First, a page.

The fixture for electric wheelchair drive was anisoprinted: 7 times lighter, 12 times faster, 3 times cheaper than the original part from steel; without the involvement of contractors.

Supreme Motors produces UNA Wheel — an electric drive that turns wheelchair into a self-propelled device that allows driving a long distance. The original part is from steel but it’s too expensive to manufacture it in small batches, every unit costs about 100 EUR.

The alternative was found: the new part was 3D-printed from high-performance plastic, Ultem. It has become 5 times lighter, cheaper and the most important — the company can manufacture the fixtures themselves without spending resources for working with the third-party companies. However, the part from Ultem failed stress tests being not enough durable.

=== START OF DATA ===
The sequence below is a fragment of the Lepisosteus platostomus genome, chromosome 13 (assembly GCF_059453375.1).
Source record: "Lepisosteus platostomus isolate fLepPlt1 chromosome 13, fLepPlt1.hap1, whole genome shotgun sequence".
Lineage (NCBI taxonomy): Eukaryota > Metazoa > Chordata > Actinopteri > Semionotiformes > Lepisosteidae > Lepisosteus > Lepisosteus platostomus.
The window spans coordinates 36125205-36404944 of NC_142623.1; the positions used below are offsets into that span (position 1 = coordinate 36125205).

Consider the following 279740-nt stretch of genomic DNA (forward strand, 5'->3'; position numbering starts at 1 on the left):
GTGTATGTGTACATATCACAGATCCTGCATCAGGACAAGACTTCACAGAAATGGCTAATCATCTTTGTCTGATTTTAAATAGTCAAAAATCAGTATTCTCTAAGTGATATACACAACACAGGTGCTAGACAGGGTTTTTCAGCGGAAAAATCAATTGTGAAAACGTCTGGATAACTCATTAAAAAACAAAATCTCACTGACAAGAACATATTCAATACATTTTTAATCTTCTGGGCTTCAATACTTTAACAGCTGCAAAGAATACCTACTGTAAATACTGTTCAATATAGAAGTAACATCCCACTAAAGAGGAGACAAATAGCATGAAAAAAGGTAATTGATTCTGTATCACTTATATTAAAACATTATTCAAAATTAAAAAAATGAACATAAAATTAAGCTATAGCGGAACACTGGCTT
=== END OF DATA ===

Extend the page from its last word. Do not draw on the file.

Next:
That’s how Supreme Motors has come to anisoprinting. The fixture from PETG plastic reinforced with Composite Carbon Fiber (CCF) was printed via Anisoprint Composer continuous fiber 3D printer.

Stress tests results. From left to write: anisoprinted; Ultem; steel



The part withstood 117kg dynamic load being 7 times lighter and 3 times cheaper than the steel one. The company has got the opportunity to print more durable parts with the 4 hours of production time instead of 48 hours.

"The Composer prints unique parts! 7 times lighter with the functions of our prototype part. Ultem failed. […]We want to print long parts combined with Nylon".

— Nikolay Yudin, founder of Supreme Motors.

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